GAAP stands for Generally Accepted Accounting Principles. It is an set of rules and policies set forth primarily by the FASB (Financial Accounting Standards Board) under the direction of the SEC that defines accepted accounting practices and dictates how financial statements should be prepared and presented for companies doing business in the United States.
Our developers and designers spent numerous hours analyzing, discussing, and reviewing the GAAP policies as set forth in the Wiley GAAP book and followed those policies while designing and implementing the Integral Accounting Enterprise System. The GAAP Book can be purchased from Amazon by following this link: Wiley GAAP Book.
The basic point of GAAP compliancy in accounting software is to implement the proper accounting procedures into the software following the guidelines established by the conceptual framework and to have correct financial reporting.
Since GAAP is a set of policies and principles that act as guidelines for financial accounting, they need to be interpreted and applied to the specific situation and type of company for which the accounting is occurring. Therefore, a thorough understanding of the Conceptual Framework is helpful and recommended.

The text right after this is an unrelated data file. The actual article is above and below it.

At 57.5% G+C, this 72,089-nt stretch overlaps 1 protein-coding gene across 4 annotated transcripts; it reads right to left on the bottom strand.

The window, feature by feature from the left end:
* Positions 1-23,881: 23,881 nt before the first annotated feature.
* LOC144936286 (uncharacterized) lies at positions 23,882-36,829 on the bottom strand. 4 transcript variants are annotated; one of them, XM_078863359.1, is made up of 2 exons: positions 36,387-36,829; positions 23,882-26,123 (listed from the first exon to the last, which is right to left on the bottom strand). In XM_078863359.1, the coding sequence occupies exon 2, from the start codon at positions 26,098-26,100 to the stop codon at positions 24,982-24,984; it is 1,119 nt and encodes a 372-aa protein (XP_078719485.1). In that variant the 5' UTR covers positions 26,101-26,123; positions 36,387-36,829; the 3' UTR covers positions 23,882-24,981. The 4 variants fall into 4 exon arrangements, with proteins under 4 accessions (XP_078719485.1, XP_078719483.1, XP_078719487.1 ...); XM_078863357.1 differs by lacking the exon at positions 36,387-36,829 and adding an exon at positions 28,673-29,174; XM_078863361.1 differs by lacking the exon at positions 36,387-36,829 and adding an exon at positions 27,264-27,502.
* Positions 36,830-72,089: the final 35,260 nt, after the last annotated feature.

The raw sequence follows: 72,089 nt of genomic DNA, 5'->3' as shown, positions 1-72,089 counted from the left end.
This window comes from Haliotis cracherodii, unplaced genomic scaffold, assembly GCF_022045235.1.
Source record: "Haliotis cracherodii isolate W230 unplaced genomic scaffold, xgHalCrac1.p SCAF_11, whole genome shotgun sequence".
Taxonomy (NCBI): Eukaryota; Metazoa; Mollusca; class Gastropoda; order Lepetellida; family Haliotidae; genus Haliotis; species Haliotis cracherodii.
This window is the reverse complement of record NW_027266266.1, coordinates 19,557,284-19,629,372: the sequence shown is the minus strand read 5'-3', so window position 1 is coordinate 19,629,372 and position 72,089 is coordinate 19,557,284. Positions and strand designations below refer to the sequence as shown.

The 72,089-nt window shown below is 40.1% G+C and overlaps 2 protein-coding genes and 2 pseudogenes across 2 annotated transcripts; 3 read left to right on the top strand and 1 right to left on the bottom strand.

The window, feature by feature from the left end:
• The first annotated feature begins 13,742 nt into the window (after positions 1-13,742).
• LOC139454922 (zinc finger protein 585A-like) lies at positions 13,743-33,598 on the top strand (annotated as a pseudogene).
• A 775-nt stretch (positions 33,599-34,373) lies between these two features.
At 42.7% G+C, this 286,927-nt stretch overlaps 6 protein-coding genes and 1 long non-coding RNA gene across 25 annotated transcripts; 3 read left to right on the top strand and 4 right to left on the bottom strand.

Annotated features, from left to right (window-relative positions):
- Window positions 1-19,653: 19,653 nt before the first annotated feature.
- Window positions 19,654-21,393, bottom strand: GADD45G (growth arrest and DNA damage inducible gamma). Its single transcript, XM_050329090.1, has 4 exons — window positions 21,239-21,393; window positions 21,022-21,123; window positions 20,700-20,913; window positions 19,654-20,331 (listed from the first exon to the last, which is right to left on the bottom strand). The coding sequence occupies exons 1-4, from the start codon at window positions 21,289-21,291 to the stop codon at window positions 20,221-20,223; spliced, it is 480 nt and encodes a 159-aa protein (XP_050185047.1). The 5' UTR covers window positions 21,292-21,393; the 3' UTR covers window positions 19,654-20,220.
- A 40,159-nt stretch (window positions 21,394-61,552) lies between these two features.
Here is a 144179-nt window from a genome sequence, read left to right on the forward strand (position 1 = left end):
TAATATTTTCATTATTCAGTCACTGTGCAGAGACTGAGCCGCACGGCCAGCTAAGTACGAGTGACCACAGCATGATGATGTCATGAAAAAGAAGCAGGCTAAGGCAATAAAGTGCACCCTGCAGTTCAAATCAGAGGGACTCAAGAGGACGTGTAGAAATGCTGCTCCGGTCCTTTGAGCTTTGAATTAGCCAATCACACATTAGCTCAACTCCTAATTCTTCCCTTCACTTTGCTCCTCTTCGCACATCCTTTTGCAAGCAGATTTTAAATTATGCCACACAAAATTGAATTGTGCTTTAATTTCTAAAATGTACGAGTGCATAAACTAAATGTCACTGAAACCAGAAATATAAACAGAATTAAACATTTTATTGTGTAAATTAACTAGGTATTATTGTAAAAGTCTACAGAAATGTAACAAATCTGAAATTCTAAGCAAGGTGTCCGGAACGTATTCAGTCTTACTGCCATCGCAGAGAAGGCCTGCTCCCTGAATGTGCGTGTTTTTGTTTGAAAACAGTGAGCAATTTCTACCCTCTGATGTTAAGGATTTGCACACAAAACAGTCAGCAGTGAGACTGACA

The Conceptual Framework is the foundation for the standards set forth in accounting and from which GAAP is written. The Conceptual Framework explains and addresses the concepts of financial accounting such as why orders don't post to the GL, or why invoices can't be edited under GAAP. It also sets forth the basic principles as to the way transactions are recorded, when to record income and expenses, etc. Understanding the conceptual framework will help you understand GAAP better and ensure that when you customize and modify the software, it remains GAAP compliant. Chapter One in the Wiley GAAP Book details the history of GAAP, researching GAAP issues, and the Conceptual Framework.
There is no clear-cut checklist that details GAAP compliancy. In the back of the Wiley GAAP book, there is a Disclosure Checklist that sums up the policies and procedures for a company following GAAP. The checklist is rather large, and complex, covering concepts of accounting on a reporting and procedural level, rather then specific to accounting software. It is a good basis though, since it does detail certain things that should exist and occur (such as requirements that need to be on the financial statements) in an accounting system and is something that should be kept in mind when customizing Integral Accounting Enterprise.